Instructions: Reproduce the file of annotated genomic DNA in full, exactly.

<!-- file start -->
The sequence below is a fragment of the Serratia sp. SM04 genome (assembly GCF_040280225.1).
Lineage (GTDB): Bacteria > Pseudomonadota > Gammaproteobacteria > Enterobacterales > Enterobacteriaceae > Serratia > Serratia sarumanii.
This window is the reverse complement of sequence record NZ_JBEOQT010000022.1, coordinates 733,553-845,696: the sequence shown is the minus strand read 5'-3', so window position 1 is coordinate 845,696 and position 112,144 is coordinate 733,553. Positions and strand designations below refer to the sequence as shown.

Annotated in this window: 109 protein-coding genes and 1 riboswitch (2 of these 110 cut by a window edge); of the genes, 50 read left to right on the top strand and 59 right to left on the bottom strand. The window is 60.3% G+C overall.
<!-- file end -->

The sequence below is a fragment of the Serratia sp. SM04 genome (assembly GCF_040280225.1).
Lineage (GTDB): Bacteria > Pseudomonadota > Gammaproteobacteria > Enterobacterales > Enterobacteriaceae > Serratia > Serratia sarumanii.
This window is the reverse complement of sequence record NZ_JBEOQT010000022.1, coordinates 733,553-845,696: the sequence shown is the minus strand read 5'-3', so window position 1 is coordinate 845,696 and position 112,144 is coordinate 733,553. Positions and strand designations below refer to the sequence as shown.

Annotated in this window: 109 protein-coding genes and 1 riboswitch (2 of these 110 cut by a window edge); of the genes, 50 read left to right on the top strand and 59 right to left on the bottom strand. The window is 60.3% G+C overall.